THE BENEFITS OF POWDER COATING
The process of finishing metal surfaces with dry powder coatings is not new. It has been used in this country since the mid 1950s. It began with the coating of pipe, for corrosion protection, and electric motors, for insulation. With the growing need to reduce air pollution, including that associated with thin film liquid coatings, powdercoating has continued to develop.
From equipment to surface area covered per dollar of material applied, the costs of powdercoating are comparable to those of liquid coating.
However, there are distinct advantages to powdercoating when compared to solvent laden liquid coating:
- Powdercoating material is received by the applicator in ready-to-use state, thus eliminating any variable in mixing.
- Spray booths can be cleaned with a simple air jet as opposed to harmful solvents.
- Absolutely no solvents are used, eliminating the need for expensive air pollution control equipment. The absence of solvents virtually eliminates the fire hazard associated with paint shops.
- With the use of a powder recovery system, overspray can be collected for reuse. Liquid paints cannot be reclaimed.
- A 0.001 to 0.003 mil. thickness will be obtained in one powder application. Wet spray may require 2-3 coats to attain this thickness, greatly increasing the processing time and expense when higher film thickness is needed.
- Powdercoatings are cured at elevated temperatures (300F to 425F) as compared to wet coatings. This generally results in a tougher, more chip resistant coating. The high temperature and greater film thickness allow powdercoatings to achieve adequate bonding and coverage over less than ideal materials, resulting in less stringent precleaning and metal preparation requirements.
The powdercoating environment is much safer due to the elimination of solvents from the process. This increases employee and environmental safety and reduces insurance and permit costs compared to those of the wet spray industry.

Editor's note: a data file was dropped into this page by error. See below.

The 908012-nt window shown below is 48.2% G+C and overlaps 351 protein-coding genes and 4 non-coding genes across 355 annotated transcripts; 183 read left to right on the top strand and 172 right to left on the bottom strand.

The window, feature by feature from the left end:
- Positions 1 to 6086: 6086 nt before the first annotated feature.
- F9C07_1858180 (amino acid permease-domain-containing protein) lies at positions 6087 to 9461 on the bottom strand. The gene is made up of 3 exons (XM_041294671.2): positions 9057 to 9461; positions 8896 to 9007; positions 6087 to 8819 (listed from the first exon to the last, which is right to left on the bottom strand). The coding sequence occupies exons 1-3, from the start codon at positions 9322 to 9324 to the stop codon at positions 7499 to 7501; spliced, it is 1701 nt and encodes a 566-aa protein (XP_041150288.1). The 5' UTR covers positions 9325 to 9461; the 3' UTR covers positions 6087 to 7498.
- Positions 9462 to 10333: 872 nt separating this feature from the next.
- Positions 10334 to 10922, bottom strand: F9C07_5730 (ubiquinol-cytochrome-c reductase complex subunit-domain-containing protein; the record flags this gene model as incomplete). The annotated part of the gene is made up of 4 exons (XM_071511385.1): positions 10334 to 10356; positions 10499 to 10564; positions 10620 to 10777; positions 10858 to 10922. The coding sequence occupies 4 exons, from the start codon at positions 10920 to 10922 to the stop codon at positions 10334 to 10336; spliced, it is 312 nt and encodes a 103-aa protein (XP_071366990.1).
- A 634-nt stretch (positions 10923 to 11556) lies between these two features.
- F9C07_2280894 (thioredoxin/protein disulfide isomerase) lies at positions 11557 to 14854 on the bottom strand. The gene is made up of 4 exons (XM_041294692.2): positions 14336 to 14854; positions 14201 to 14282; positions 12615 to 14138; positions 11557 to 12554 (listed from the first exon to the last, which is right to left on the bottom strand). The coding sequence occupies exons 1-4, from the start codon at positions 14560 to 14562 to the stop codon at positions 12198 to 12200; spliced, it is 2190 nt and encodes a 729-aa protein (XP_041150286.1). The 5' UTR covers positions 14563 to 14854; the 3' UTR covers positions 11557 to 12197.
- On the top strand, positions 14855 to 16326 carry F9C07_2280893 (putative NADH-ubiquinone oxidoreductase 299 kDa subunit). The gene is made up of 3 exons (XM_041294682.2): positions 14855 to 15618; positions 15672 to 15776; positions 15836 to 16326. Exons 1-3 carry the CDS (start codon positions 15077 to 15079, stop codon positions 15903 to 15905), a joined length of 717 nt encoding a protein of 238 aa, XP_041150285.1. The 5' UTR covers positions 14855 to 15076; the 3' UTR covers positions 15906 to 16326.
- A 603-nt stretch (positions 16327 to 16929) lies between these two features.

Since powdercoated parts are fully cured when they leave the oven, unlike many wet coatings which have post cure aging requirements, the total processing time is shorter with powdercoating. This results in shorter turnaround time.
Parts are generally presented to the coating operation while they are at ambient temperature; the charged particles will be attracted to and accumulate on the article surface. The powder particles approach the surface, being attracted by their electrical charge.
Upon contacting the surface, that portion of the charge in contact with the surface leaks off to ground through the article and its support. Since the powder particles, generally speaking, are plastic and are poor electrical conductors, they will retain a portion of their charge and thus will continue to be attracted to the surface. The particles will be held in place.
Eventually, the accumulated charge on the surface will become sufficiently large and no more particles will be attracted. This represents a self-limiting effect. No amount of continued exposure to the spray will add to the thickness of the accumulated layer once this condition has been reached.
The total consumption of powder materials used will be apparent in the amount of reclaimed materials that are being collected. This will show as an increase in costs. Proper gun adjustments and material selection will help increase efficiencies.
Applying the powder to articles while they are at room temperature seems to be the process most widely adopted by industry at the present time. This is particularly true in those cases involving thin film requirements such as lawn furniture and appliance items.
Heavy film thicknesses for functional requirements such as motor winding insulation, and corrosion protection for pipe coatings may require that the parts be preheated prior to the application of the powder.